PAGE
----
Seoul’s Oldest Building Succumbs to Drunk Old Man

13 02 2008


In a devastating loss for South Korea, the country’s National Treasure No. 1, the Namdaemoon, fell to a fire started by a drunk old man. Or at least, that was how the first reports were calling him. The latest word is that it was started by a man who also tried to set fire to the Royal Palace two years ago. Apparently he has some land issues with the government, I guess this was his way of getting some attention from them. But after this, he will only get the other kind of attention from the government.

The Namdaemoon was the southern gate of Seoul when it was a walled city in the past. Apparently the Japanese tore down the walls during its occupation of Korea and the Namdaemoon is the only remaining remnant of the great wall of Seoul. Standing in the middle of a busy intersection, it was a great reminder of the Korea of the past.

On the bright side, the stone base of the Namdaemoon received little to no damage. A heritage group will rebuild the famous landmark at a cost of $21 million and it will take three years to finish. Although it’s nice that it will be rebuilt, that aura of the old building will be gone. Oh, I wish wood wasn’t so susceptible to fire.


Published: February 12, 2008

SEOUL, South Korea — The destruction in a fire of the 600-year-old southern gate to what was once the walled city of Seoul, a landmark that survived foreign invasions and wars to be designated South Korea’s top national treasure, has shocked the nation.

A 69-year-old man suspected of setting the fire was arrested Monday night on Kanghwa Island, west of Seoul, The Associated Press reported the police as saying. The man was identified only by his family name, Chae.

The suspect “has confessed his crime,” said Kim Young-soo, chief at a police station handling the case in Seoul, The Associated Press said. The police have a letter from the suspect complaining about a land dispute with a development company, Mr. Kim was quoted as saying, adding that the suspect maintains he did not get enough compensation from the developer for his land in Kyonggi Province near Seoul.

Mr. Kim said the man had been charged in 2006 with setting fire to the Changgyeong Palace in Seoul, which caused $4,230 in damage.

“The Republic of Korea could not even defend its national treasure No. 1!” one front-page newspaper headline lamented, using South Korea’s formal name.

The fire destroyed Sungnyemun, better known to Koreans and foreign tourists as Namdaemun, or Great South Gate. “With this fire, our national pride was burned down as well,” said Lee Kyung-sook, top aide to President-elect Lee Myung-bak, who rushed to the scene of the blaze on Monday.

Namdaemun, made of wood and stone with a two-tiered, pagoda-shaped tiled roof, was completed in 1398 and served as the main southern entrance to Seoul, which was then a walled city. It was the oldest wooden structure in Seoul, an iconic reminder of old Korea in this modern Asian city, the capital of South Korea, and a major tourist attraction. The site is surrounded by a bustling commercial district. Lately, homeless people had sought shelter there.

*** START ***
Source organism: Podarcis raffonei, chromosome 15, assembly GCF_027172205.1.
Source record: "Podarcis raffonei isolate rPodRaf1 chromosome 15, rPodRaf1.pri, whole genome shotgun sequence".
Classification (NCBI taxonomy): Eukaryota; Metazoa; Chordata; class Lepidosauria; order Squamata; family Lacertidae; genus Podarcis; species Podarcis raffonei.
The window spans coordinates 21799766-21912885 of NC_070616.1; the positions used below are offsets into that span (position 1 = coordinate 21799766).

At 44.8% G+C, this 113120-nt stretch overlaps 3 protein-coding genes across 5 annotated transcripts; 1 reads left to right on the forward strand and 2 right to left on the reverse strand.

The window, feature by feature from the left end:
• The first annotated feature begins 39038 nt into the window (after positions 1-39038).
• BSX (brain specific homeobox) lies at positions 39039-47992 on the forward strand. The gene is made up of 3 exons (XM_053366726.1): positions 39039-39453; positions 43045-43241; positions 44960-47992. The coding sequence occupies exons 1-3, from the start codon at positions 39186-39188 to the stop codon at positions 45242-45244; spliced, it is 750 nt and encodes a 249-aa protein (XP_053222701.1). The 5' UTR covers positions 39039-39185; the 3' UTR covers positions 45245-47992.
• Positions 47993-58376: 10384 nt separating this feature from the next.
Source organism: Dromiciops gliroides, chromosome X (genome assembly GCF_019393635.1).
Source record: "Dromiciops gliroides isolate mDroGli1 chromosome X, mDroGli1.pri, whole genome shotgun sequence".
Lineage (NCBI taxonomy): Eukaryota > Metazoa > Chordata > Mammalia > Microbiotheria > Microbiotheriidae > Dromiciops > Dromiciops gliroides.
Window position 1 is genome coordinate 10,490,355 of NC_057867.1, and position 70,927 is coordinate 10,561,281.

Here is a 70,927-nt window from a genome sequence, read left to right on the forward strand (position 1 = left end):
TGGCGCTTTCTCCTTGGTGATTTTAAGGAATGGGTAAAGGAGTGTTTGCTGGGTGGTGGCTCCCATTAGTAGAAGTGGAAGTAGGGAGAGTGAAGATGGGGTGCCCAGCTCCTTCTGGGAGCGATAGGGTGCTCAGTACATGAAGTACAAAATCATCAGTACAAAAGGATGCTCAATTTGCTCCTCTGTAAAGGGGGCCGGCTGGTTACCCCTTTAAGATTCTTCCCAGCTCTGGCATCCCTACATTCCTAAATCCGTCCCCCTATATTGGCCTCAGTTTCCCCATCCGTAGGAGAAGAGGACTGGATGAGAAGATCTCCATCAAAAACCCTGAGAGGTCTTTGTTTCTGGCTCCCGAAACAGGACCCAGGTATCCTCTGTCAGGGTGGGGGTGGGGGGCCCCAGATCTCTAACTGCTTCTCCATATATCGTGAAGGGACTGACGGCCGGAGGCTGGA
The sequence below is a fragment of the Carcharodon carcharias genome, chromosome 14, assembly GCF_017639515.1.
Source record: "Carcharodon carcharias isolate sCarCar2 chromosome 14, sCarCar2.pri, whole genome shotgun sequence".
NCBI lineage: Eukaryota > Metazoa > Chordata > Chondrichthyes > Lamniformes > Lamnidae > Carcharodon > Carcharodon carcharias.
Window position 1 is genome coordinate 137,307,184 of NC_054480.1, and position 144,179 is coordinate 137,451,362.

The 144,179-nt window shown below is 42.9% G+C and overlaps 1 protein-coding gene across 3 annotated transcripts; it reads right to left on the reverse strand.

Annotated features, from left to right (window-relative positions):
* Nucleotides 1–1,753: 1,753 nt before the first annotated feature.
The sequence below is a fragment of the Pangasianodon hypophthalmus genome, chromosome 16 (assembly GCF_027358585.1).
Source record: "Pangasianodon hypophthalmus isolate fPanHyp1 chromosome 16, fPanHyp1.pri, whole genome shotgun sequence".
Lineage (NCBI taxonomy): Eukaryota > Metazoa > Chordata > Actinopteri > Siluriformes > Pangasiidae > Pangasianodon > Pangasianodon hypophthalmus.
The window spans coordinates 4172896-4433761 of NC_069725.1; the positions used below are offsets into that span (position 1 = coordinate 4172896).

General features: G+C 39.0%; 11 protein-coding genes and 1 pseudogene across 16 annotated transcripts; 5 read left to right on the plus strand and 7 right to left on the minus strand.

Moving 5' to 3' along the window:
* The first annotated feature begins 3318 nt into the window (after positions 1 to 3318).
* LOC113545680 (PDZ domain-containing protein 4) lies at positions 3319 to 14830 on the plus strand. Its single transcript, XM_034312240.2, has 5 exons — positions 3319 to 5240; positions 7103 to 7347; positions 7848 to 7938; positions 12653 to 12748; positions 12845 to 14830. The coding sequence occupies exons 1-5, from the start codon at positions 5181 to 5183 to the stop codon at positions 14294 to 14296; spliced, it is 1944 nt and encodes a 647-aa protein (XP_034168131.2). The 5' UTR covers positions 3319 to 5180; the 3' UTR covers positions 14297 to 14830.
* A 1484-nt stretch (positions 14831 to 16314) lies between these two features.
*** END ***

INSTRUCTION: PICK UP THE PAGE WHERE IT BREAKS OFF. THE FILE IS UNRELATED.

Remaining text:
The gate survived the Chinese and Japanese invasions that devastated the city. It was repaired several times, most recently after the Korean War of 1950 to 1953. When the South Korean government cataloged its national treasures in 1962, it gave the gate the No. 1 ranking.

Some historians opposed that designation because Japanese invasion forces had passed through it in the late 16th century to destroy Seoul.

The fire was first reported Sunday evening. By late Sunday night, firefighters said they believed that they had contained it. But the fire roared out of control again after midnight and finally destroyed the structure, despite the efforts of more than 360 firefighters.

Cheon Ho-seon, a spokesman for President Roh Moo-hyun, called the loss “an utterly unfortunate and unspeakably deplorable incident.”

“The gate has been our representative cultural asset that has been with us for 600 years,” Mr. Cheon said in a regular news briefing. “All Koreans were shocked and hurt when they saw the gate crumbling in flames.”

The Cultural Heritage Administration said it would take three years and $21 million to rebuild the structure.

Namdaemun succumbed to the very thing it was designed to fight off, according to Korean legend: fire. Korean kings chose the site in the belief that the gate would protect the capital from the fiery spirit of a mountain south of Seoul, historians say.




3 responses

4 11 2010
Cooker Hoods ·

there are many tourists attractions to choose from, the only problem that we have is the money to spend to see most of them *

3 12 2010
Neon Light

well, there are so many tourist attractions that you find on asia and europe. i would really love to travel a lot .*~

30 08 2017

They should give him a death penalty. One that as cruel as possible. Should let him rot in hell. Or they had to shot him to death when they spoted him

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